Volume 12 Supplement 2
Haemodynamic effects of a fluid challenge with hydroxylethyl starch 130/0.4 (Voluven®) in patients suffering from symptomatic vasospasm after subarachnoid haemorrhage
© BioMed Central Ltd 2008
Published: 13 March 2008
Patients suffering from symptomatic cerebral artery vasospasm (CAV) after subarachnoid haemorrhage (SAH) develop alterations in sodium and fluid homeostasis, and the effects of fluid infusion are uncertain. Since their fluid management is controversial, we assessed the effect of a single colloid infusion on global haemodynamics and fluid balance.
In a prospective study, 500 ml of 130/0.4 hydroxylethyl starch (HES) was administered over 30 minutes in patients with CAV after SAH. The mean arterial pressure (MAP), central venous pressure (CVP), fluid balance, cardiac index (CI), intrathoracic blood volume (ITBV), and extravascular lung water (EVLW) were measured immediately before, and 60, 120, 180 and 360 minutes after HES by transpulmonary thermodilution (PiCCO; Pulsion). Patients increasing CI by more than 10% were considered as responders (R), versus nonresponders (NR). Comparisons were made between groups by one-way ANOVA, and at various time points by two-way ANOVA (P < 0.05 significant, mean ± SD).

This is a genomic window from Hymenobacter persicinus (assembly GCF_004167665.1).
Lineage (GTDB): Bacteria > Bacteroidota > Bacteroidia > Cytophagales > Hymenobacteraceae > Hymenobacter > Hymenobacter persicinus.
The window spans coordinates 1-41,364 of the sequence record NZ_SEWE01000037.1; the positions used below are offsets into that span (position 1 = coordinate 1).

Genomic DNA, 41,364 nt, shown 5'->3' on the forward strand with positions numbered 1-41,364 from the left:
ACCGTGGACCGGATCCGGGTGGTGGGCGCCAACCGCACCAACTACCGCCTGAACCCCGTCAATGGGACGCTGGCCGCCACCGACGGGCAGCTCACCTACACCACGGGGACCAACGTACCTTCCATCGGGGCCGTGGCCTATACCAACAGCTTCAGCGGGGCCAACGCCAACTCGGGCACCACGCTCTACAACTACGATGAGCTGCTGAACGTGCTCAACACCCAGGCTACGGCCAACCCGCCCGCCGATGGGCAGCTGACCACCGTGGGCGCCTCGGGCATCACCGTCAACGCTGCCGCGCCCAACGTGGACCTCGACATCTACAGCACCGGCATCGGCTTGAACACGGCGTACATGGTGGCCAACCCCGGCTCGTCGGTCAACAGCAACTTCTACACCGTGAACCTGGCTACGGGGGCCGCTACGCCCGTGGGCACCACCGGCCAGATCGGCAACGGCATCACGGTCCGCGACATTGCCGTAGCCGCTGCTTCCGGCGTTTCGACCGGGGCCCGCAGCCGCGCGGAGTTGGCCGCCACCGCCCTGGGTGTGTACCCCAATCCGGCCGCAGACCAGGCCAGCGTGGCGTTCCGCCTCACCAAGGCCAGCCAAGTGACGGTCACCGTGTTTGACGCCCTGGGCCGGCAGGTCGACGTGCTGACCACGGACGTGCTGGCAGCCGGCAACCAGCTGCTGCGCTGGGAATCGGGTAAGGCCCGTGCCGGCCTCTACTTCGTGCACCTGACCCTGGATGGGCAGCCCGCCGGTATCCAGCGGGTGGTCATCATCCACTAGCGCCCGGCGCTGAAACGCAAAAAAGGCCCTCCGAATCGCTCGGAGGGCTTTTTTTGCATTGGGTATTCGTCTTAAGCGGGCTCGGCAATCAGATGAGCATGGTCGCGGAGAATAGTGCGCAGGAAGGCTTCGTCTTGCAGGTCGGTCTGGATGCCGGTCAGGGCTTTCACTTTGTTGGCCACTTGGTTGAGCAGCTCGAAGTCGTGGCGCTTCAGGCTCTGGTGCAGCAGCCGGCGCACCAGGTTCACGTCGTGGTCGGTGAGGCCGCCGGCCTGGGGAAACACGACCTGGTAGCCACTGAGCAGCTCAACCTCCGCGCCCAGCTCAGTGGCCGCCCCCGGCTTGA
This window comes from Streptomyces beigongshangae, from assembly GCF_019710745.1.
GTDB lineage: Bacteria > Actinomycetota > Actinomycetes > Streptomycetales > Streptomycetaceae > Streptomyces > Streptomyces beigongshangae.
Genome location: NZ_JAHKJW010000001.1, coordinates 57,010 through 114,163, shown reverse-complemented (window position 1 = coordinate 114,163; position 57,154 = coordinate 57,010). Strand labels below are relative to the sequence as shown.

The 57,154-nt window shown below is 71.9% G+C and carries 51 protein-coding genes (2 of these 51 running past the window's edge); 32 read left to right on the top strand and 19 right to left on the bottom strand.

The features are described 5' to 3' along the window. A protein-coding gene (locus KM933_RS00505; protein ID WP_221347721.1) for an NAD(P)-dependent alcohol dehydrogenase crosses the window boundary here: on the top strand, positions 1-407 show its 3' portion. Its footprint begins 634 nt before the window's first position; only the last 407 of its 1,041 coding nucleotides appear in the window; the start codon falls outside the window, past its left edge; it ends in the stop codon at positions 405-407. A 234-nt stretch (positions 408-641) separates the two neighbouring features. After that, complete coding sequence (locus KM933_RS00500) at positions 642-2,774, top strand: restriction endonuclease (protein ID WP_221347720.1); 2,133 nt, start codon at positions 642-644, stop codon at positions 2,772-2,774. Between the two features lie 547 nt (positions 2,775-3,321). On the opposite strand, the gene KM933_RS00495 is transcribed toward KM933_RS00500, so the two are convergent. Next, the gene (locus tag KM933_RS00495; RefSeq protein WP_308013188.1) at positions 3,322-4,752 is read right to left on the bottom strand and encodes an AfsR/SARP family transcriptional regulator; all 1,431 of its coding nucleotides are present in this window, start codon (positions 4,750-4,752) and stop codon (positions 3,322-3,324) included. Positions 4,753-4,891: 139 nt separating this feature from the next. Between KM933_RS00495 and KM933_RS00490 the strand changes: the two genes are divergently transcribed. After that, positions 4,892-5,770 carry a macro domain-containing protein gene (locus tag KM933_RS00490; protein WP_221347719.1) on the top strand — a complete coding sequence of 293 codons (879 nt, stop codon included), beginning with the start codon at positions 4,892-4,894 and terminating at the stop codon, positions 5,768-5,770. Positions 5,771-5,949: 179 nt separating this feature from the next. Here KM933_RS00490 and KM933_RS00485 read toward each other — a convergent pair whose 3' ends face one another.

After HES, the CI changed from -14% to +62%. Considering all patients (n = 20), the CI increased at 60 minutes (4.3 ± 0.7 vs 4.8 ± 0.9 l/m2/min, P < 0.05) but returned to baseline value at 120 minutes (4.6 ± 0.9 l/m2/min) and thereafter. There was no difference in the MAP, CVP, ITBV and EPLW over time. Ten patients were R and 10 were NR. Baseline MAP, CVP, CI, ITBV and EPLW were not different between R and NR. The norepinephrine infusion rate was higher in NR than in R (18 ± 12 vs 6 ± 9 μg/min, P < 0.05). The CI increased in R from 60 to 180 minutes, and returned to baseline at 360 minutes (respectively 4.0 ± 0.6, 5.2 ± 1.1, 4.9 ± 1.1, 4.8 ± 1.0, and 4.2 ± 1.1 l/m2/min). The evolution of fluid balance was different between R and NR: it remained unchanged in R, while it was negative at 360 minutes in NR (-0.60 ± 0.87 vs -0.04 ± 0.47). The MAP, CVP, ITBV and EPLW were not different between R and NR throughout.
By transpulmonary thermodilution, the haemodynamic effects of a short HES infusion were variable and unpredictable. In R, the increase in cardiac output lasted 3 hours. In NR, fluid infusion fluid therapy should be considered with caution, since it may be associated with a negative fluid balance, probably due to cerebral salt wasting. Our data suggest that fluid therapy should be closely monitored in this population of patients with altered homeostasis.
This article is published under license to BioMed Central Ltd.